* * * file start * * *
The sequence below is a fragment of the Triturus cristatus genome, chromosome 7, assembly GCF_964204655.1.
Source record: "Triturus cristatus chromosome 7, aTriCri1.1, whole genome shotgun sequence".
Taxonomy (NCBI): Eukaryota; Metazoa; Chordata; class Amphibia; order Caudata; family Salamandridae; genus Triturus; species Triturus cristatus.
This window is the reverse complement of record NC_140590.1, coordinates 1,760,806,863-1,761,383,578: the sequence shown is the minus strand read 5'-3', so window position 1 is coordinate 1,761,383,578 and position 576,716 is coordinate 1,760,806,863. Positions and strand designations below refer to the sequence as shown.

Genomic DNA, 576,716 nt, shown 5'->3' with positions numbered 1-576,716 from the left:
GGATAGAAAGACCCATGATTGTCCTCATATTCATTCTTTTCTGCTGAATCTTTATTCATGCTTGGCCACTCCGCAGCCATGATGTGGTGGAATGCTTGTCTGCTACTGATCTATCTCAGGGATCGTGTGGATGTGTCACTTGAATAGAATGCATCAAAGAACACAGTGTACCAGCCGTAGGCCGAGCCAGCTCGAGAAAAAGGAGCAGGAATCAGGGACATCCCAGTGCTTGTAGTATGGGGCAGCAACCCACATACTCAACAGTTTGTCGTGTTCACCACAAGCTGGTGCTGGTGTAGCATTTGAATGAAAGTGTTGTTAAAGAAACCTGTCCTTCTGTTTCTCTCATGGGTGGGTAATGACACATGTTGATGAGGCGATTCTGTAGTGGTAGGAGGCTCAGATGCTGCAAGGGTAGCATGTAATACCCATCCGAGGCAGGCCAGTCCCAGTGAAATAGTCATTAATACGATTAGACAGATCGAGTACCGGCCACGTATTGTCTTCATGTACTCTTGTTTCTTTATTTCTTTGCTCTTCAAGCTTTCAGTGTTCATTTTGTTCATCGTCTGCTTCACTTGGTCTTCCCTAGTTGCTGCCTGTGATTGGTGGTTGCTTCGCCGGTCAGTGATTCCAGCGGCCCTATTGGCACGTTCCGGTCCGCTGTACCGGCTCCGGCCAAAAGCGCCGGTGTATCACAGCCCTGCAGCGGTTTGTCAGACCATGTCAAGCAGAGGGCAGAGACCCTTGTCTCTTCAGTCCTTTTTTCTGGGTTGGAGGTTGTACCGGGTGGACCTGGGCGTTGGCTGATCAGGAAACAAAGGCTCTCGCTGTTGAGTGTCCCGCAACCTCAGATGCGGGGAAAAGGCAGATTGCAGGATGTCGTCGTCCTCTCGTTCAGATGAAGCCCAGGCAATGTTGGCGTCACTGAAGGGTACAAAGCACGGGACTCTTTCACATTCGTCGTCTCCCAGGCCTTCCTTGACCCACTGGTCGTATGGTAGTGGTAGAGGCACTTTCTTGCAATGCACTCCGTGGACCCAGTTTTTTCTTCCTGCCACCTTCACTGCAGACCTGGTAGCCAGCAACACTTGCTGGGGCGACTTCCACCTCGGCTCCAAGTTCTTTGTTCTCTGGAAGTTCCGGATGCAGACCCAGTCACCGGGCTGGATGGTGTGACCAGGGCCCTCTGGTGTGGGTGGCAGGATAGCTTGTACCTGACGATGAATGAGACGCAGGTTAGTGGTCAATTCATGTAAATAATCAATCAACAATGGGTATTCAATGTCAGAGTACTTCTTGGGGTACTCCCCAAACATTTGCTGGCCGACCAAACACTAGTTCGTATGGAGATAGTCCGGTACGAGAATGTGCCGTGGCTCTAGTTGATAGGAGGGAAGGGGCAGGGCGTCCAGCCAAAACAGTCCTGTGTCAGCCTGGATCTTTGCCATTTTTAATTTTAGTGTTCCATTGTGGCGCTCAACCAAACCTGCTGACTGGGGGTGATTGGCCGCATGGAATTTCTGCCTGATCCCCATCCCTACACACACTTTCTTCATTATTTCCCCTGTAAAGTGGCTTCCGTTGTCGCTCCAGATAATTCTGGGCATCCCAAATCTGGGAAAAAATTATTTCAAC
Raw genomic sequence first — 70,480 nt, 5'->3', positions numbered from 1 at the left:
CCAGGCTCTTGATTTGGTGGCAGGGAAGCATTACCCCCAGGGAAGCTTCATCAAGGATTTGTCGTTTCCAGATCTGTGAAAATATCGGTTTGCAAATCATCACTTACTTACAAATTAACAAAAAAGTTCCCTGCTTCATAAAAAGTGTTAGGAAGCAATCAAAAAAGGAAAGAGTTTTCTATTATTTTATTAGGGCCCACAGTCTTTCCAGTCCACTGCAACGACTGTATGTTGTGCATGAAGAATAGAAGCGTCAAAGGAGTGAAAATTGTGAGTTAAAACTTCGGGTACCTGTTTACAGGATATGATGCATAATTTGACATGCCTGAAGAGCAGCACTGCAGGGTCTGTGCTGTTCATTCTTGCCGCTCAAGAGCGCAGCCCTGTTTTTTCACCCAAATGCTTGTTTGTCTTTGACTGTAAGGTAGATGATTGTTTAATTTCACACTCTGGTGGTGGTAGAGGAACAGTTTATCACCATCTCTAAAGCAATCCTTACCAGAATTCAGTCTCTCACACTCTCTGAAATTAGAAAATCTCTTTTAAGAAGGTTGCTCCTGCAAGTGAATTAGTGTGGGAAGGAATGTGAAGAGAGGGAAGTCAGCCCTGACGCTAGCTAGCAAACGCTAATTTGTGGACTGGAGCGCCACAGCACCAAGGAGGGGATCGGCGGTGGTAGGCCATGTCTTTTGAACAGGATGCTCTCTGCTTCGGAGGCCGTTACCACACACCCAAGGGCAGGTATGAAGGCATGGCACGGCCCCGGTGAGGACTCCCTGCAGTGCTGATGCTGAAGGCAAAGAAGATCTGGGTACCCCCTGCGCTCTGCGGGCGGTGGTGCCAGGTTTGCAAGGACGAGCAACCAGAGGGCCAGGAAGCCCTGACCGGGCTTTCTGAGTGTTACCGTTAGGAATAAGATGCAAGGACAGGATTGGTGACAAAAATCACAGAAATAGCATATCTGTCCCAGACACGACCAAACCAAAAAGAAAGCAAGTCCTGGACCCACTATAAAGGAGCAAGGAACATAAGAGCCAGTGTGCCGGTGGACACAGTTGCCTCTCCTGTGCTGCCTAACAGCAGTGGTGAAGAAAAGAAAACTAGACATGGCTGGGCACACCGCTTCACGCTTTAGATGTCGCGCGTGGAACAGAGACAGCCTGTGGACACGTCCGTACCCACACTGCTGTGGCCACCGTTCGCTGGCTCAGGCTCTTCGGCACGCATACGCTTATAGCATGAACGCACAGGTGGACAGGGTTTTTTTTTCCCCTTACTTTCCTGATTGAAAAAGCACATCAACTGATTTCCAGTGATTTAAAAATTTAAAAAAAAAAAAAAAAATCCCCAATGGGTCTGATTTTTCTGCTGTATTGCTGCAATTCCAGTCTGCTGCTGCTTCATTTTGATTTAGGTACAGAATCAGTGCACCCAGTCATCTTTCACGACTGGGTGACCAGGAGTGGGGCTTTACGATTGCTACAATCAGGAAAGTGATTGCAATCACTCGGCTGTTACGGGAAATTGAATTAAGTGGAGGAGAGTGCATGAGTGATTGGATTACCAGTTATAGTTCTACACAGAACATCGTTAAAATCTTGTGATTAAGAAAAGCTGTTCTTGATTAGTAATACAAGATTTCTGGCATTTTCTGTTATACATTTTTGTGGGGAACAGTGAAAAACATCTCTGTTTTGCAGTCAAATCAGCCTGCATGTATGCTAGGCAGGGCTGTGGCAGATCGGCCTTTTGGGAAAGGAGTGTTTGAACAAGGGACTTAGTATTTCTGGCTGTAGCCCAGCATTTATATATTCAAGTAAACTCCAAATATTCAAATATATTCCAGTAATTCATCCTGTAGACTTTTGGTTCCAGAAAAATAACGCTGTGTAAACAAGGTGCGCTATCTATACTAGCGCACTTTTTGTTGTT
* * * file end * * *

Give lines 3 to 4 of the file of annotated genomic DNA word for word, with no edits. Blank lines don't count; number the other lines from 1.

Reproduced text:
Taxonomy (NCBI): Eukaryota; Metazoa; Chordata; class Amphibia; order Caudata; family Salamandridae; genus Triturus; species Triturus cristatus.
This window is the reverse complement of record NC_140590.1, coordinates 1,760,806,863-1,761,383,578: the sequence shown is the minus strand read 5'-3', so window position 1 is coordinate 1,761,383,578 and position 576,716 is coordinate 1,760,806,863. Positions and strand designations below refer to the sequence as shown.